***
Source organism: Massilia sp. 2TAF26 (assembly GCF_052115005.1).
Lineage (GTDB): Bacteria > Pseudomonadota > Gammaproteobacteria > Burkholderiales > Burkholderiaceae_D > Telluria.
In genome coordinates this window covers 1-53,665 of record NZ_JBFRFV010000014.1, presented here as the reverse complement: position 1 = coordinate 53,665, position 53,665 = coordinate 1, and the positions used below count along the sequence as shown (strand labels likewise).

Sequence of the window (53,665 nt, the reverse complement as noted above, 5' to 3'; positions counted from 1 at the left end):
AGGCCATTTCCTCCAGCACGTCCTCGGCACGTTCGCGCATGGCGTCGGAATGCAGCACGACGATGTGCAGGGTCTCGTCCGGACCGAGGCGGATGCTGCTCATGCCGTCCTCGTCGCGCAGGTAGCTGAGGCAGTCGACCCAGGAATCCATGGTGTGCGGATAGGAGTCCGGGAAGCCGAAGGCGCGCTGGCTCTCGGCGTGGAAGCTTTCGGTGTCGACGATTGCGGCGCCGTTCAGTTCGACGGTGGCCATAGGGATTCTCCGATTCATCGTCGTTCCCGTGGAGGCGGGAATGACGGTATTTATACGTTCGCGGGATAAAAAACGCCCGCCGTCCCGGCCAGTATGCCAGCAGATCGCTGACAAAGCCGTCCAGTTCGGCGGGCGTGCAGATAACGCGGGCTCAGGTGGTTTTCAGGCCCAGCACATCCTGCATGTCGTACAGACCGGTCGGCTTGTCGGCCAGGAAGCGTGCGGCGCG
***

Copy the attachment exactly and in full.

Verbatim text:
Source organism: Massilia sp. 2TAF26 (assembly GCF_052115005.1).
Lineage (GTDB): Bacteria > Pseudomonadota > Gammaproteobacteria > Burkholderiales > Burkholderiaceae_D > Telluria.
In genome coordinates this window covers 1-53,665 of record NZ_JBFRFV010000014.1, presented here as the reverse complement: position 1 = coordinate 53,665, position 53,665 = coordinate 1, and the positions used below count along the sequence as shown (strand labels likewise).

Sequence of the window (53,665 nt, the reverse complement as noted above, 5' to 3'; positions counted from 1 at the left end):
AGGCCATTTCCTCCAGCACGTCCTCGGCACGTTCGCGCATGGCGTCGGAATGCAGCACGACGATGTGCAGGGTCTCGTCCGGACCGAGGCGGATGCTGCTCATGCCGTCCTCGTCGCGCAGGTAGCTGAGGCAGTCGACCCAGGAATCCATGGTGTGCGGATAGGAGTCCGGGAAGCCGAAGGCGCGCTGGCTCTCGGCGTGGAAGCTTTCGGTGTCGACGATTGCGGCGCCGTTCAGTTCGACGGTGGCCATAGGGATTCTCCGATTCATCGTCGTTCCCGTGGAGGCGGGAATGACGGTATTTATACGTTCGCGGGATAAAAAACGCCCGCCGTCCCGGCCAGTATGCCAGCAGATCGCTGACAAAGCCGTCCAGTTCGGCGGGCGTGCAGATAACGCGGGCTCAGGTGGTTTTCAGGCCCAGCACATCCTGCATGTCGTACAGACCGGTCGGCTTGTCGGCCAGGAAGCGTGCGGCGCG